Agriculture Deputy Secretary Kathleen Merrigan today cut the ribbon to open the roof-top garden project atop the offices of USDA's Economic Research Service (ERS) at 1800 M Street, NW, in Washington, D.C. The project is part of USDA's 'People's Garden' initiative, launched earlier this year, which aims to create a community garden at USDA facilities across the country and worldwide to set an example of environmentally friendly, sustainable landscapes.

"People's Gardens can take many forms and, with this new garden, USDA continues to lead by example and to engage the public about the importance of conserving our land and water resources," said Merrigan. "Urban roof-top gardens, whether they contain vegetables, flowers, or other decorative plants, can create habitat for pollinators and provide precious green space in areas where green is scarce."

A 'People's Garden' now occupies the entire grounds of USDA's headquarters building - the Jamie L. Whitten Building - and is designed to serve as the Nation's demonstration plot, showing that small steps can generate important gains in mitigating global warming and producing a safe, sustainable and nutritious food supply.

The ERS garden, dubbed GardenERS and located off the main USDA complex, is the first 'People's Garden' to be planted on the roof-top of a non-USDA building. The garden will be maintained with environmentally sensitive, organic practices.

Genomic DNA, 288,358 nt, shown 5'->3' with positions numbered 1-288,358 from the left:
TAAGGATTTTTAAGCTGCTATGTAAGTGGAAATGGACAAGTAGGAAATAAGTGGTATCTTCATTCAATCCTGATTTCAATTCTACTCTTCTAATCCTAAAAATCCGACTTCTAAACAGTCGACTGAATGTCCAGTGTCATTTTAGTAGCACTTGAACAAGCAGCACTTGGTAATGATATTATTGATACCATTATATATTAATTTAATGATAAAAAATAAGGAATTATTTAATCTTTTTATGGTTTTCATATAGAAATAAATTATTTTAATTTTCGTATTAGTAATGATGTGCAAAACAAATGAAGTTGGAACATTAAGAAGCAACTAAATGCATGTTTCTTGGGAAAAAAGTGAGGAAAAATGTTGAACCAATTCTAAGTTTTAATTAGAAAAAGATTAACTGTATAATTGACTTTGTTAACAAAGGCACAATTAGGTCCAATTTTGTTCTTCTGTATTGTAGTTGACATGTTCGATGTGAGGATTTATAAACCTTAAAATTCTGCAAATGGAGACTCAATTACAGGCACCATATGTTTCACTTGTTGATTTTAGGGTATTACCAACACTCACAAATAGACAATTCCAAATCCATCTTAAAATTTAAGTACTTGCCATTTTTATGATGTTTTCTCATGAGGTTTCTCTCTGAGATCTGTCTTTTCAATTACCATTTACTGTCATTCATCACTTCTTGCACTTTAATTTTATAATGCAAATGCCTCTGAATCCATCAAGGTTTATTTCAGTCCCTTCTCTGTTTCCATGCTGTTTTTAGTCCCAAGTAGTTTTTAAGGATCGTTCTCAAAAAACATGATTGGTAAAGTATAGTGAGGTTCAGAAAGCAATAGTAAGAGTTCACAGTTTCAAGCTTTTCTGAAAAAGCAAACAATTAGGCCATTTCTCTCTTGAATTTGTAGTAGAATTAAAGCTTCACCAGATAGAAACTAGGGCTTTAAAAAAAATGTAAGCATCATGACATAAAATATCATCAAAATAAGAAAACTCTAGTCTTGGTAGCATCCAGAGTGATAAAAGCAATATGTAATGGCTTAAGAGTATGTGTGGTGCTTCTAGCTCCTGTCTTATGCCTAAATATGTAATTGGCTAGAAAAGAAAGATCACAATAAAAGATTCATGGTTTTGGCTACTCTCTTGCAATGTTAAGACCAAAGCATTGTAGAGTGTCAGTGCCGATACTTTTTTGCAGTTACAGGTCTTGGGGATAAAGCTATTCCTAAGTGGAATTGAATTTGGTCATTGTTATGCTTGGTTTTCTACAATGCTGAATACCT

GardenERS will feature native perennial plants that flower in spring and summer and that require no fertilizer. In addition, the GardenERS project will "adopt" a nearby pocket park, with volunteer ERS staff working with the National Park Service twice a month to help maintain the park. Plans also include an interior container garden of edible plants to demonstrate that vegetables can grow in small spaces and with sustainable practices.

The overall USDA 'People's Garden' initiative has multiple goals. The garden at USDA headquarters demonstrates a variety of sustainable garden concepts to a visiting public - such as landscaping to retain water and reduce runoff. In addition to demonstrating environmentally friendly food production, the garden includes former impervious surface that was returned to valuable green space. USDA is also conducting public workshops in healthy gardening techniques each Friday through late September at the headquarters People's Garden.

Source: USDA press release